The cross-party deal that was struck between the Swedish government and opposition parties in 2016 made it clear that Sweden should become a zero net emissions country by 2045, with negative emissions in each year following that. Sweden definitely has the track record to prove that its ambitions could be realistic.
Across the world, Sweden is hailed as a role-model and moral authority in regards to the battle against anthropogenic climate change. After 1970, as nuclear power became increasingly integral to the system, CO2 emissions decreased significantly, whilst GDP continued to grow at significant rates (Figure 1). Additionally Sweden’s energy independence improved during this period, as fossil fuels for electricity production were replaced by nuclear power (Figure 2).
The main remaining contributor to energy imports is fossil fuels for transport. It has been calculated that if the entire personal vehicle fleet were to be converted to electric cars, an additional 11TWh of electricity would be needed annually – the equivalent output of 1.5 of Sweden’s nuclear reactors. The transport sector is also one of the few energy sectors where Sweden is highly dependent on the surrounding world. If electricity were to replace petrol as the pillar upon which the transport sector is based, near-complete energy independence could be achieved, whilst ensuring a transformation to a low-carbon economy.
However, by failing to halt its nuclear phaseout Sweden is setting a poor example for countries worldwide that are concerned with issues around the environment, energy independence and decarbonisation.
Nuclear power has been the best way in which decarbonisation of Sweden’s electricity system can be achieved. The role of hydroelectric power cannot be understated; however environmental politics likely constrains any future build of hydro in Sweden. The increase in solar and wind has had negligible impacts on deep decarbonisation, yet the Swedish government is proposing to replace its nuclear fleet, by 2040, with 100% renewables. This is achievable if the last remaining untouched (and protected) rivers of northern Sweden were dammed, but otherwise 100% renewables is little more than a politically motivated policy. This would be a highly regressive act, as it would see a world-class example of deep decarbonisation being squandered, undermining Sweden’s leadership role in climate change mitigation.
Exports and regional politics
Sweden’s nuclear phaseout also threatens to undermine much of the progress in regards to decarbonising and politically stabilising the energy markets of the Baltic region. While a phaseout is unlikely to result in power shortages in Stockholm, the effects on its neighbours will be many.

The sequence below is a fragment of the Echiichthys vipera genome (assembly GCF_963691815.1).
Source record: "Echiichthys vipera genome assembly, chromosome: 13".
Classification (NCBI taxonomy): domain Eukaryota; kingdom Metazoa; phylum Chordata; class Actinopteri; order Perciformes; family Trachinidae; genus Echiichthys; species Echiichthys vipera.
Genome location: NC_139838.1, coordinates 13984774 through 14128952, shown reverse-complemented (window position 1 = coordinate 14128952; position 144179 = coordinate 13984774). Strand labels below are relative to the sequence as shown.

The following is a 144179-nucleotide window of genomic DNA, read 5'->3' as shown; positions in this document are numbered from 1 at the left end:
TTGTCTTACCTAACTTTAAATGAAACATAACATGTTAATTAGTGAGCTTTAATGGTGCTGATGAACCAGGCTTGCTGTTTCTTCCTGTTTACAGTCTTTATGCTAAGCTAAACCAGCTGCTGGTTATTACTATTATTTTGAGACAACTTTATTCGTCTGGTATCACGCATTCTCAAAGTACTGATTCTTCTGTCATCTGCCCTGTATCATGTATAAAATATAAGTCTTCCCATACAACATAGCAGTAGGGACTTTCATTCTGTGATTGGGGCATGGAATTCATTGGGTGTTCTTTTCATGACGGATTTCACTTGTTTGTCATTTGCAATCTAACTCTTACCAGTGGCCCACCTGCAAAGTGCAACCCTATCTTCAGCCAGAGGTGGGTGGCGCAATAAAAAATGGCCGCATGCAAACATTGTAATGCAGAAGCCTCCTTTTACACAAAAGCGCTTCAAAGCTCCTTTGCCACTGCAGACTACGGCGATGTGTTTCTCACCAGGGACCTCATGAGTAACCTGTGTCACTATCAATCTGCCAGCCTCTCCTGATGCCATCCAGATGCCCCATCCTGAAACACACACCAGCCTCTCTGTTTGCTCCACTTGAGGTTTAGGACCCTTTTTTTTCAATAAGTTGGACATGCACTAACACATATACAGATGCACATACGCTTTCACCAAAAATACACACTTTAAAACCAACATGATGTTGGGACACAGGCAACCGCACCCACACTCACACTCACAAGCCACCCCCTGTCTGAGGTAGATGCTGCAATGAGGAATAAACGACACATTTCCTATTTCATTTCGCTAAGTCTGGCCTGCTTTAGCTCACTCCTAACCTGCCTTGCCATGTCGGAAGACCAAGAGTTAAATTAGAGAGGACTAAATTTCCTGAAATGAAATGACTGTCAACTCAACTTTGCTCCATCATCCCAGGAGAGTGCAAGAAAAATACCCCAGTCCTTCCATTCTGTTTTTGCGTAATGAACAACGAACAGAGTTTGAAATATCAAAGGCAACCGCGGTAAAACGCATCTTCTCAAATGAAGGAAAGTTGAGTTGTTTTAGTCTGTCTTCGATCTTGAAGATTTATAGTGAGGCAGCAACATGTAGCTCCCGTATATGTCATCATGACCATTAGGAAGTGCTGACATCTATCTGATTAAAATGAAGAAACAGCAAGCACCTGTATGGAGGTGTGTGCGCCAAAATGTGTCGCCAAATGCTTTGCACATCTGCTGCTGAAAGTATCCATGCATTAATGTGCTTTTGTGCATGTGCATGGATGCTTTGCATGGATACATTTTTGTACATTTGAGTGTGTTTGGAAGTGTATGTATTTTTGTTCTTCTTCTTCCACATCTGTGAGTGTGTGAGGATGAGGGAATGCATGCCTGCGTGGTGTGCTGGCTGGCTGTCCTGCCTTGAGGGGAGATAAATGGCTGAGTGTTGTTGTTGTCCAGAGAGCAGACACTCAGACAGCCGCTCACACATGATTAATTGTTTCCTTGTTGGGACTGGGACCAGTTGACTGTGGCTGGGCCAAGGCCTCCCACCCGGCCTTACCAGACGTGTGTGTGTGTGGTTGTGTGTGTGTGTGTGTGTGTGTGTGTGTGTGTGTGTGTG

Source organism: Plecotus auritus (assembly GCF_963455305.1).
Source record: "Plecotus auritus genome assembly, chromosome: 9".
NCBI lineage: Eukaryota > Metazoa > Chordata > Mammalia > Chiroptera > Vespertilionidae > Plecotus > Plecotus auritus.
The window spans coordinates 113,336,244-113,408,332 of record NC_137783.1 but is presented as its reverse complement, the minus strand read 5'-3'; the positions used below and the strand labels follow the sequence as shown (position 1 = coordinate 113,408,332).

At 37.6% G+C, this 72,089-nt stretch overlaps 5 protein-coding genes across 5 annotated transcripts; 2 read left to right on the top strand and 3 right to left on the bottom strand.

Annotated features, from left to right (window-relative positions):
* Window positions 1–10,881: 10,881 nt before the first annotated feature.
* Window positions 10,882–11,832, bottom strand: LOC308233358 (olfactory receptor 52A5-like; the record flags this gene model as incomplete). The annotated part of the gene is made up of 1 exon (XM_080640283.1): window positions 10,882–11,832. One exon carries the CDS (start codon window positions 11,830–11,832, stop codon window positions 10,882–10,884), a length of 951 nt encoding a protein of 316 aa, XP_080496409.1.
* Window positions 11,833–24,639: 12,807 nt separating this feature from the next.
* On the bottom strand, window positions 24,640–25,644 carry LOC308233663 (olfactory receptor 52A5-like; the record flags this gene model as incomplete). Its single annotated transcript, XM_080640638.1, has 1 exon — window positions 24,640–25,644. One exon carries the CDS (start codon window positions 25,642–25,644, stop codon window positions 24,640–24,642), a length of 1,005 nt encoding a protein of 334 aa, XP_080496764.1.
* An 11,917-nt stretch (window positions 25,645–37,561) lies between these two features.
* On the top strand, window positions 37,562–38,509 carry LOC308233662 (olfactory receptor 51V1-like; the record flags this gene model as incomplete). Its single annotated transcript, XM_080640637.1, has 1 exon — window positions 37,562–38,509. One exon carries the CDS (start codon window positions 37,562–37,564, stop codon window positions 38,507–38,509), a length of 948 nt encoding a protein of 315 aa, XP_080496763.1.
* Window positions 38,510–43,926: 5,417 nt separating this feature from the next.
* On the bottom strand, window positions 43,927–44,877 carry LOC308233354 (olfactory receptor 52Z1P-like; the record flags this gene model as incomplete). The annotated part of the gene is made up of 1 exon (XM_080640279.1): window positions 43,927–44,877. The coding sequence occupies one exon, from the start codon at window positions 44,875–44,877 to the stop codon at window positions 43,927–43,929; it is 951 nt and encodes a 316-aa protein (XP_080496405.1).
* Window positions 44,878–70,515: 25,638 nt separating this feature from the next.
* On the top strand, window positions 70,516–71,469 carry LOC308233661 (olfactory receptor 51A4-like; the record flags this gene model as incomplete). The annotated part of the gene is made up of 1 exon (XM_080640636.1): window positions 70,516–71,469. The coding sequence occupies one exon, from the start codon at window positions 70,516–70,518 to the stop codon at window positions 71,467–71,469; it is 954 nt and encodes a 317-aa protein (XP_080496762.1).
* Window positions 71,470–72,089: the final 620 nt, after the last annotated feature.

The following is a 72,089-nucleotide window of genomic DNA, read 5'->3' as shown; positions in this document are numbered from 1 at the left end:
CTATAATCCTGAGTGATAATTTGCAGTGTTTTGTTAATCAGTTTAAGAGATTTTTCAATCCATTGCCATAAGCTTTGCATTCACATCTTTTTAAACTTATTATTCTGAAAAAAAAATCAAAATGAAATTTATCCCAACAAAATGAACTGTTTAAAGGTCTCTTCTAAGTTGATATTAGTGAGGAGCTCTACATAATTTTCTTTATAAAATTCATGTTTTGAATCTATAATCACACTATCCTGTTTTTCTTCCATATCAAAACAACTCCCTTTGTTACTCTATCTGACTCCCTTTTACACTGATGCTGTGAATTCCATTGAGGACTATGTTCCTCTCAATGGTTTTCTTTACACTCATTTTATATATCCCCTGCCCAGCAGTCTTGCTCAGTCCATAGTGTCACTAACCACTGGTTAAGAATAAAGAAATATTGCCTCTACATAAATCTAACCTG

First, Sweden indirectly acts as a low-carbon battery for Scandinavia and parts of the Baltic region. Sweden can export power because it produces more electricity than domestic demand. This allows countries like Denmark and Lithuania to attempt to rely on highly volatile renewables, knowing that low-carbon electricity is often available for import from Sweden. At present, Sweden is one of the most profitable electricity exporters in the world. Last year, Sweden exported over 22TWh of low-carbon electricity, at a profit of over $800 million.
Secondly, the phaseout would have significant geopolitical ramifications. The cross-party deal of 2016 states that ‘...Sweden is closely linked to its neighbours in northern Europe, and aims to find joint solutions to challenges in the common electricity market’. This should be regarded as an acknowledgement of the geopolitical situation in Baltic region, where the last decade has seen a deterioration in relations between Russia and its neighbours. As a consequence, the Baltic States have tried to realign their energy policies away from Russia. Lithuania represents a prime case.
As a condition for entry into the European Union, Lithuania was forced to close the two RBMKs at Ignalina, wreaking havoc in the Lithuanian electricity supply system, where it supplied up to 85% of demand.
With the closure of Ignalina 2 in 2010, the country became largely dependent on Russian gas and imports of electricity from Russia and Belarus. Interconnectors were with Poland, Sweden and Finland/ Estonia, alongside a planned replacement for Ignalina. However, the Visaginas plant seems unlikely to materialise and Lithuania is likely to remain highly dependent on electricity imports, while imports from Belarus have become problematic.
One of the chief goals of interconnectors between Baltic states is energy security. But this has arguably come at the cost of energy independence. All the three Baltic States depend heavily on electricity imports. Last year, Sweden exported 2435GWh of electricity to Lithuania. However, the closures of Swedish nuclear reactors will undermine regional stability, and force countries like Lithuania to reassess their highly fragile energy systems.
John C.H. Lindberg, Department of Geography, King’s College London, London, United Kingdom and UK Director, Environmental Progress, Berkeley, California, USA.